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Review: Rae Sremmurd Flex With Promise and Big-Name Guests on ‘SremmLife’

rae sremmurd
SPIN Rating: 6 of 10
Release Date: January 06, 2015
Label: EarDrummers/Interscope

One of 2014’s greatest viral moments came during Solange’s wedding afterparty, when the singer and her young son Julez performed a perfectly choreographed routine to Rae Sremmurd’s inescapable debut single, “No Flex Zone.” As the reedy, yelping voices of Mississippi siblings Slim Jimmy and Swae Lee — born Khalif and Aaquil Brown — fill the air, Solange bounds around with a smile. It’s a testament to Rae Sremmurd’s year, one in which they rocketed from relative unknowns into rap wunderkinds. Nicki Minaj and Pusha T jumped on the “No Flex Zone” remix; though Her Minajesty made the track her own, she returned the favor by playing hook girl on their debut SremmLife‘s most ebullient cut, “Throw Sum Mo.”

As a whole, SremmLife brims with potential; it’s clear with each breath that Slim and Swae are hungry. They managed to tap onetime SPIN Artist of the Year Mike WiLL Made-It for most of the album’s production, and on most cuts that don’t bear his name — like the Young Chop-helmed “My X,” an exhumation of dated misogyny, the Sonny Digital mess “Up Like Trump,” or the weirdly “Starships”-goes-trap “Safe Sex Pay Checks” — Rae Sremmurd stumble over their own flow.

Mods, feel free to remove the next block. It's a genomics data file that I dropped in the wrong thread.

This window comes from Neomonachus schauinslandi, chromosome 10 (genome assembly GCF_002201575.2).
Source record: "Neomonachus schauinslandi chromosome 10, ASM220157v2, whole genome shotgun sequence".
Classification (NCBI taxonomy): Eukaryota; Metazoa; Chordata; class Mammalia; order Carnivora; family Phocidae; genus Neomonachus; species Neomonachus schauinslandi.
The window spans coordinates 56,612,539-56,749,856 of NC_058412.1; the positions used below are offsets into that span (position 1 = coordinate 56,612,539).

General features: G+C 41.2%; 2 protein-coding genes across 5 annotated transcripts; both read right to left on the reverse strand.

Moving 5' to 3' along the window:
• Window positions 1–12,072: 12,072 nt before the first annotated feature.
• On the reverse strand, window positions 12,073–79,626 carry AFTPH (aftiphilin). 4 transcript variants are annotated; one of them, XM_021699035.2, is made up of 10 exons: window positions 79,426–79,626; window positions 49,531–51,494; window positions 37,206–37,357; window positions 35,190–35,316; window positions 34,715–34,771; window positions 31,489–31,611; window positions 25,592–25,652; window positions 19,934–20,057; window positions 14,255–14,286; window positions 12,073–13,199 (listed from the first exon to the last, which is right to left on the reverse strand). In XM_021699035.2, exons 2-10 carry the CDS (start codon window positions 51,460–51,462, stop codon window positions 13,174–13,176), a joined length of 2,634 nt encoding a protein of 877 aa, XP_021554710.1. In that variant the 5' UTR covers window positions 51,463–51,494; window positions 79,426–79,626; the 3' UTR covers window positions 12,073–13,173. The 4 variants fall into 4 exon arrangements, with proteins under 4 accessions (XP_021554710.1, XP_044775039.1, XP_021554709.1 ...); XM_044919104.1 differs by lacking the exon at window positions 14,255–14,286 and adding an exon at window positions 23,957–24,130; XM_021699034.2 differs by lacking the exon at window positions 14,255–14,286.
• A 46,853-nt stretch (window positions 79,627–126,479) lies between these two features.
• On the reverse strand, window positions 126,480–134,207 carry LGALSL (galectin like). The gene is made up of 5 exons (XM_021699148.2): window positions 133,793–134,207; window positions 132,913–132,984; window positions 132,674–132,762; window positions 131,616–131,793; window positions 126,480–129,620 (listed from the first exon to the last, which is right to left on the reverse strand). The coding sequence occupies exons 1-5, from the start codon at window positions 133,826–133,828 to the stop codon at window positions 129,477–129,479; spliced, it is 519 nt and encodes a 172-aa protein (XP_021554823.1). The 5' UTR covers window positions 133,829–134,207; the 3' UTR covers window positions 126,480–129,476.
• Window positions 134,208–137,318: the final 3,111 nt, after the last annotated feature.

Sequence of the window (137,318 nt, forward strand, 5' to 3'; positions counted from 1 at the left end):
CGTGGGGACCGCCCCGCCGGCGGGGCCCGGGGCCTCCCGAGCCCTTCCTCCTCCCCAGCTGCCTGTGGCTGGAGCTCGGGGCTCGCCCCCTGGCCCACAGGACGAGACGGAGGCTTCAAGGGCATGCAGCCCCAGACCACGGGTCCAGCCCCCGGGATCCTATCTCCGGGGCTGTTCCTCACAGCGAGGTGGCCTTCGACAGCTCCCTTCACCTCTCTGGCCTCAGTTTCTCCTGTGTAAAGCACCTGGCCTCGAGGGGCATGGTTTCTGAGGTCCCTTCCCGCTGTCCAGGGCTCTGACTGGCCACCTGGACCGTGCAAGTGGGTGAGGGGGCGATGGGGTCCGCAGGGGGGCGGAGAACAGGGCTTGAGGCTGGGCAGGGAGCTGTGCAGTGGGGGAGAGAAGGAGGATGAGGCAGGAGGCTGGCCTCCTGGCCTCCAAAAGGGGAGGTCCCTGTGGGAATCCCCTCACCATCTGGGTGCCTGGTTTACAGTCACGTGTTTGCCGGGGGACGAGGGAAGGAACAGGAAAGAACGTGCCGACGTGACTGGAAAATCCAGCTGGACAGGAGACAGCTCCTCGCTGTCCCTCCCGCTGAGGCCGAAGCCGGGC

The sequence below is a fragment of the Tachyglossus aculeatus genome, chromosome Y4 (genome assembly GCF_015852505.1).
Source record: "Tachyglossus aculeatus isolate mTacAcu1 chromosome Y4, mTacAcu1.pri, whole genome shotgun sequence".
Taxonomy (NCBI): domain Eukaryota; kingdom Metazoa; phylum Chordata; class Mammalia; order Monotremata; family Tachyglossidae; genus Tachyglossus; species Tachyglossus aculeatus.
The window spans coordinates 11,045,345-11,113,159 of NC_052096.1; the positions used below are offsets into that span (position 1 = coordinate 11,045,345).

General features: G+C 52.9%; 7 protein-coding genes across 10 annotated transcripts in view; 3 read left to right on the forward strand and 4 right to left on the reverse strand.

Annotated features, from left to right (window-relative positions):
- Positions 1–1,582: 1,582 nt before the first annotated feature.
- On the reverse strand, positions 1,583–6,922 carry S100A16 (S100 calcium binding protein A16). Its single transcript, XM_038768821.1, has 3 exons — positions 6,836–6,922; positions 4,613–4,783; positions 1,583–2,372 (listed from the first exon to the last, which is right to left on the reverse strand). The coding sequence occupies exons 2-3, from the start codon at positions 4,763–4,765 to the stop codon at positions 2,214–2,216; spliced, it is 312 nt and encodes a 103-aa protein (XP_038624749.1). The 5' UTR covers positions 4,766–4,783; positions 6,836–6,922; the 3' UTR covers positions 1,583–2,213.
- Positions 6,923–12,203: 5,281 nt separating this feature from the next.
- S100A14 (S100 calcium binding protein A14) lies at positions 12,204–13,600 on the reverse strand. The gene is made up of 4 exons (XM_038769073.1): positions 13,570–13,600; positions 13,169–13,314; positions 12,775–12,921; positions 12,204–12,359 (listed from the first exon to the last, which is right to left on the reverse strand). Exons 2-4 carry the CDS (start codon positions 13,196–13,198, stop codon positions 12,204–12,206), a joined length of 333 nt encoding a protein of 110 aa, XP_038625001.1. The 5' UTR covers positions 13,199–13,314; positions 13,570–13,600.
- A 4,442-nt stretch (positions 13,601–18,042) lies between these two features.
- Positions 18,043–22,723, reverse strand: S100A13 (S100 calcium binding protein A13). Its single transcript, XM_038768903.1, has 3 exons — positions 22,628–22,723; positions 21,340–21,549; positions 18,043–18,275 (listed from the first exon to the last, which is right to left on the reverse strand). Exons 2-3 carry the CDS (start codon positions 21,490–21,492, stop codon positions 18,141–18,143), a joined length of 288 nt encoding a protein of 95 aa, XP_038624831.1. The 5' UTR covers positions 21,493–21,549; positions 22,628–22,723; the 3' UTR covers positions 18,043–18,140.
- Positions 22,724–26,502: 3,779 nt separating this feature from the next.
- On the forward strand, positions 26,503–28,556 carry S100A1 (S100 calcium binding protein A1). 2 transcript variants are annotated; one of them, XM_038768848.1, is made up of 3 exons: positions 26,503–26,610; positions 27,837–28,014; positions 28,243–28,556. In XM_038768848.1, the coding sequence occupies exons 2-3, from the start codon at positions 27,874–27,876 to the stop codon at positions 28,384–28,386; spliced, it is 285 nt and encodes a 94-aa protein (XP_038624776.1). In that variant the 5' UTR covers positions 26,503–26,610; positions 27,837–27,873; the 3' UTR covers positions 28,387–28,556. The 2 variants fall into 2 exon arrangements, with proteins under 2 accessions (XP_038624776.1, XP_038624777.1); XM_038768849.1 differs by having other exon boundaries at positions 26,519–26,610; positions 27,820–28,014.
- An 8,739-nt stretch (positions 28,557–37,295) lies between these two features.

There’s something about Mike WiLL’s sharp-eyed understanding of the rappers’ voices that smoothes out their edges without masking their tics and quirks. “Unlock the Swag” ticks off the modern-day rap lyrical checklist in metronomic fashion: molly references, D’Usse, bands that make us all dance. It’s mind-numbingly repetitive but never for a second is it boring. “YNO” struts around wearing its glossily ironic production with pride as Swae details the brothers oft-reported former life of poverty, warbling frantically, “I used to tell them I was gonna be something / They used to look at me and laugh.”

Rae Sremmurd are at their best when they’re doing what they want, rather than eschewing their oddities in favor of radio-friendly hooks (“Safe Sex”) or buzzword phrasing (“This Could Be Us,” an already-outdated meme of a track destined to live in “planking on a million” infamy). But SremmLife is an oddly positive, mostly-PC record that celebrates enthusiasm and youth over strife or drama. In a game where so much clout is granted to rappers digging deep and getting emotional — The Pinkprint the best example of such a deliberately crafted narrative — it’s nothing short of refreshing to hear young MCs like these two keeping things loose and easy. The duo’s second single, “No Type,” serves as a metaphor for the album itself; it’s a strangely entrancing grab-bag of sounds that nonetheless introduces a pair of highly skilled, improbably memorable rappers to a tired scene.